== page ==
A voracious reader, Tony routinely read the newspaper—paying special attention to the sports coverage—and all the books he could get his hands on. He was particularly fond of history and biography. Art was another favorite activity.

    Tony was preceded in death by his wife, Dede, and his son Peter. He is survived by his son Tom; his daughters, Mary Jo Binker and Nancy Casciato; his daughters-in-law, Regina Casciato and Kathleen Hughes; his sons-in-law, Roland Binker and Kenn Walton; six grandchildren; and many devoted relatives and friends.

  • Warren C. Craig ’50, August 6, 2017, age 94. Craig served his country during World War II, earning a Bronze Star. After returning from the war and graduating from Lewis & Clark, he married his wife, Anne, and began his career as an electrician. In retirement, Craig volunteered frequently and was a member of the Tigard (Oregon) Lions Club and Calvin Presbyterian Church. Survivors include his wife of nearly 70 years, Anne; his son, Douglas; and three grandchildren.

  • Margrett L. Devin BA ’50, November 18, 2017, age 89. Soon after graduating from Lewis & Clark, she married Robert Devin. The couple had two sons in 1953 and a daughter in 1964. The family moved extensively around the United States due to Robert’s military service. After her husband’s death in 1990, Devin settled in Apple Valley, California. She loved Shakespeare and language. Survivors include her children, Michael, Steven, and Patricia, and two grandchildren.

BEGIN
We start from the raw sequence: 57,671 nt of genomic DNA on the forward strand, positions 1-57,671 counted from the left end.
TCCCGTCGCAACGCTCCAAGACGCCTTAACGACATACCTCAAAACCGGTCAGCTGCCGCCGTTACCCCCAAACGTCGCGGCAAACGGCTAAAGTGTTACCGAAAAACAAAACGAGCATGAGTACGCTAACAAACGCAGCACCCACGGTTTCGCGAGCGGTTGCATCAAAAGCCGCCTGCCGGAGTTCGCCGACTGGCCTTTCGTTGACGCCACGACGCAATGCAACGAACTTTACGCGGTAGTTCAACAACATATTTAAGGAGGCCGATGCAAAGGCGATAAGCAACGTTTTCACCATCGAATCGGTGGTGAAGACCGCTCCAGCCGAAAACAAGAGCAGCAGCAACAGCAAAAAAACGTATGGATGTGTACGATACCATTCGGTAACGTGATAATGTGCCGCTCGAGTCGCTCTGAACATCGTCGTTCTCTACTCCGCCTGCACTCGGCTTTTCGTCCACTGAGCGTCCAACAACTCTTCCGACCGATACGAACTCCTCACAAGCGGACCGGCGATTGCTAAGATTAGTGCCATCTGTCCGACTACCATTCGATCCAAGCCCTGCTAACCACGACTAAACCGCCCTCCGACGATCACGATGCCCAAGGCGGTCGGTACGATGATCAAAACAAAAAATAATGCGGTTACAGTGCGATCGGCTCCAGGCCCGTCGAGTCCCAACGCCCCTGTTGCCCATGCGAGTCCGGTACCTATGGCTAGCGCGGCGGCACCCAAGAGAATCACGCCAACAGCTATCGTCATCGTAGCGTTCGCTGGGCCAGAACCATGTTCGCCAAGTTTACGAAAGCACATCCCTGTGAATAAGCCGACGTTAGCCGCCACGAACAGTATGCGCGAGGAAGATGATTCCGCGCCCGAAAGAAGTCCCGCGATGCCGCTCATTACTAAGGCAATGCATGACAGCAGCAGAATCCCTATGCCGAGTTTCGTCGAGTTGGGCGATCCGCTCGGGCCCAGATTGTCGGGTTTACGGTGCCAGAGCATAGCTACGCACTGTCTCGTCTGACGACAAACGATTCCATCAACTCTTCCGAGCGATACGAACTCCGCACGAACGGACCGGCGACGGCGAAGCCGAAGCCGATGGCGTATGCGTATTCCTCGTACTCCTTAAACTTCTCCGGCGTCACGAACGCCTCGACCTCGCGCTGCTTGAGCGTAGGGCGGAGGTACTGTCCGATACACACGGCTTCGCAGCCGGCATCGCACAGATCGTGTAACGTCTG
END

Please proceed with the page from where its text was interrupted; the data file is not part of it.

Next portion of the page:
• Marjorie J. Doty BA ’50, August 17, 2017, age 89. After graduating, Doty cofounded Viewcrest Nurseries in Battle Ground, Washington, and played an important managerial role there. At home, she enjoyed gardening and making preserves. Survivors include her husband of 67 years, John; her daughters, Marilyn, Janet, and Barbara; and many loving grandchildren and great-grandchildren.

  • Marie S. McMillan BA ’50, July 2, 2017, age 89. McMillan met her husband, Richard, while at Lewis & Clark, and they were married in 1949. The couple moved to Cleveland, where McMillan worked as a librarian. They had two children. McMillan was a deacon and active member of her church, as well as a member of the church choir. She enjoyed playing bridge and exercising with friends. Survivors include her children, Kathy and Brad, and five grandchildren.

  • Persis A. Blachly BA ’51, September 13, 2017, age 88. Blachly was a talented pianist and teacher. She taught students in her home and worked as a church organist at several churches. She married Ted Blachly BA ’51 in 1950. Survivors include her husband; children Beth, Andy, and Rachel; and three grandchildren.

  • Barbara I. Godel ’51, May 5, 2018, age 88. Godel worked as a bookkeeper for Chown Hardware before marrying Robert, with whom she would share 64 years. She was active in her local chapter of the Philanthropic Educational Organization, as well as in the Presbyterian Church. Godel enjoyed working creatively in many media, including painting, drawing, and knitting. She also loved to read and play the piano. Survivors include her daughters, Kathleen and Sally, and one grandchild.